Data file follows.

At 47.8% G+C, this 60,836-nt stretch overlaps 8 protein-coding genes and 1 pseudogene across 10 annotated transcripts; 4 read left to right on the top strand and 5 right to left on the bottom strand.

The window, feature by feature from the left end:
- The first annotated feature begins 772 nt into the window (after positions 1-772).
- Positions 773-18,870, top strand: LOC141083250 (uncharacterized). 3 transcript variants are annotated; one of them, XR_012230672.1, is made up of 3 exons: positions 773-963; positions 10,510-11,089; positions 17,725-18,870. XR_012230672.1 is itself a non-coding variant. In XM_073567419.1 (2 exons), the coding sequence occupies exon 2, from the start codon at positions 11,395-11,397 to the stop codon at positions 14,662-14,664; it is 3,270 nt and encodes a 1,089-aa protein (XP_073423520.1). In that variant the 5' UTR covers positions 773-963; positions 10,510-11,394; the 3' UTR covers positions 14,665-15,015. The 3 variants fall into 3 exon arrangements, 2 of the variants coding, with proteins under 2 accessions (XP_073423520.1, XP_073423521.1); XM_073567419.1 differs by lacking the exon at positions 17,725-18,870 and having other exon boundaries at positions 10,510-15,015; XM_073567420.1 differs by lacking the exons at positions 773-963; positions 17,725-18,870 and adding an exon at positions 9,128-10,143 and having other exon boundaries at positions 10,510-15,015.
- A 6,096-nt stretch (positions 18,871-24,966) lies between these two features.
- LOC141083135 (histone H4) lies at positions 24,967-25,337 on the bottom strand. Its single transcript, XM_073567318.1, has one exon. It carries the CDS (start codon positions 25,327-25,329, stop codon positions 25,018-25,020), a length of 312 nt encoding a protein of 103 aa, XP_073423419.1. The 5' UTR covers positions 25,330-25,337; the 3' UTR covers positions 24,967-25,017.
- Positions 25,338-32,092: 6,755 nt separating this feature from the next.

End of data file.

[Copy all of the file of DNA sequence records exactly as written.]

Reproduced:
At 47.8% G+C, this 60,836-nt stretch overlaps 8 protein-coding genes and 1 pseudogene across 10 annotated transcripts; 4 read left to right on the top strand and 5 right to left on the bottom strand.

The window, feature by feature from the left end:
- The first annotated feature begins 772 nt into the window (after positions 1-772).
- Positions 773-18,870, top strand: LOC141083250 (uncharacterized). 3 transcript variants are annotated; one of them, XR_012230672.1, is made up of 3 exons: positions 773-963; positions 10,510-11,089; positions 17,725-18,870. XR_012230672.1 is itself a non-coding variant. In XM_073567419.1 (2 exons), the coding sequence occupies exon 2, from the start codon at positions 11,395-11,397 to the stop codon at positions 14,662-14,664; it is 3,270 nt and encodes a 1,089-aa protein (XP_073423520.1). In that variant the 5' UTR covers positions 773-963; positions 10,510-11,394; the 3' UTR covers positions 14,665-15,015. The 3 variants fall into 3 exon arrangements, 2 of the variants coding, with proteins under 2 accessions (XP_073423520.1, XP_073423521.1); XM_073567419.1 differs by lacking the exon at positions 17,725-18,870 and having other exon boundaries at positions 10,510-15,015; XM_073567420.1 differs by lacking the exons at positions 773-963; positions 17,725-18,870 and adding an exon at positions 9,128-10,143 and having other exon boundaries at positions 10,510-15,015.
- A 6,096-nt stretch (positions 18,871-24,966) lies between these two features.
- LOC141083135 (histone H4) lies at positions 24,967-25,337 on the bottom strand. Its single transcript, XM_073567318.1, has one exon. It carries the CDS (start codon positions 25,327-25,329, stop codon positions 25,018-25,020), a length of 312 nt encoding a protein of 103 aa, XP_073423419.1. The 5' UTR covers positions 25,330-25,337; the 3' UTR covers positions 24,967-25,017.
- Positions 25,338-32,092: 6,755 nt separating this feature from the next.